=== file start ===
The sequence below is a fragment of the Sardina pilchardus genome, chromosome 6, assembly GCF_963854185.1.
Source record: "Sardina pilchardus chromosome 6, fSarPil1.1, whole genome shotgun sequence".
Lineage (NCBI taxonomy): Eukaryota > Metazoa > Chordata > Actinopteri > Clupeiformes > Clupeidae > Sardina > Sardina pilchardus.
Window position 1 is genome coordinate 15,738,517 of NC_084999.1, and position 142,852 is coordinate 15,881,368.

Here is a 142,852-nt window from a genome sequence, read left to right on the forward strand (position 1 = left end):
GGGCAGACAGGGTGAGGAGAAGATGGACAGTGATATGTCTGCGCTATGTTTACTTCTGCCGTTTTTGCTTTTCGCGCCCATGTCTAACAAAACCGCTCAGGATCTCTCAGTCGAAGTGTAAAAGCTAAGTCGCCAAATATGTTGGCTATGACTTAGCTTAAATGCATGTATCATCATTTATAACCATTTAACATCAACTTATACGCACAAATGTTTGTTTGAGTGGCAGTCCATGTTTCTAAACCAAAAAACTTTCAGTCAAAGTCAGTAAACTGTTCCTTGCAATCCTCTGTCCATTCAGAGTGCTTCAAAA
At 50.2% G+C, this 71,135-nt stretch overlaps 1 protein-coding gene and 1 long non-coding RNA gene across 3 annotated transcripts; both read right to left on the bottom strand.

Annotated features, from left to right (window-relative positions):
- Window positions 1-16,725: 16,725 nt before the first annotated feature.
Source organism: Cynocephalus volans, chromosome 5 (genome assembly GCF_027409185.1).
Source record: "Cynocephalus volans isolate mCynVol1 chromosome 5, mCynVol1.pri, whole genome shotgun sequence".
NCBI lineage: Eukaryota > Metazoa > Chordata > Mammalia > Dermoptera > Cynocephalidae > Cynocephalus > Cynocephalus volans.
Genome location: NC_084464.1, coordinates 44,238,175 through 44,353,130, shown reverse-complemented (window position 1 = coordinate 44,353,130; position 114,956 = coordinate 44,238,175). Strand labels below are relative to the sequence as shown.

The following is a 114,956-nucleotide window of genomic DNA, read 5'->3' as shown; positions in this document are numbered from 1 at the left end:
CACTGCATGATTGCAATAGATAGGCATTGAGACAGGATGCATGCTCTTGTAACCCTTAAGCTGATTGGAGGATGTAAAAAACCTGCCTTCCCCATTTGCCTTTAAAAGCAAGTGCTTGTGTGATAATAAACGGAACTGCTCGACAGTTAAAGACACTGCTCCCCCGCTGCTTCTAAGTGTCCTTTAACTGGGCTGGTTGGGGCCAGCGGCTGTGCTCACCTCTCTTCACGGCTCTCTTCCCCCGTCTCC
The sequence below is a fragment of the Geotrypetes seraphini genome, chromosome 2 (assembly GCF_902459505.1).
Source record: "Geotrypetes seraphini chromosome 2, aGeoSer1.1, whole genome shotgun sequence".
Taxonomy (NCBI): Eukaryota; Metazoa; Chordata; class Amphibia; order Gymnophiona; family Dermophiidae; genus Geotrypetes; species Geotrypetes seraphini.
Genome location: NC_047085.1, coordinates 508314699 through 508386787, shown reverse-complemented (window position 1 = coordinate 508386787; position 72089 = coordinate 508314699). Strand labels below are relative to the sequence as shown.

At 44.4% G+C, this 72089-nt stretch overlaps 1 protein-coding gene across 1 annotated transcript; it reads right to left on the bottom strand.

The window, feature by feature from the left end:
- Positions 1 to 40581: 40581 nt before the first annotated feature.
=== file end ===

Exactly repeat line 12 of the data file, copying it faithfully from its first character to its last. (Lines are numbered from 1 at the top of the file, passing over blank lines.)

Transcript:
NCBI lineage: Eukaryota > Metazoa > Chordata > Mammalia > Dermoptera > Cynocephalidae > Cynocephalus > Cynocephalus volans.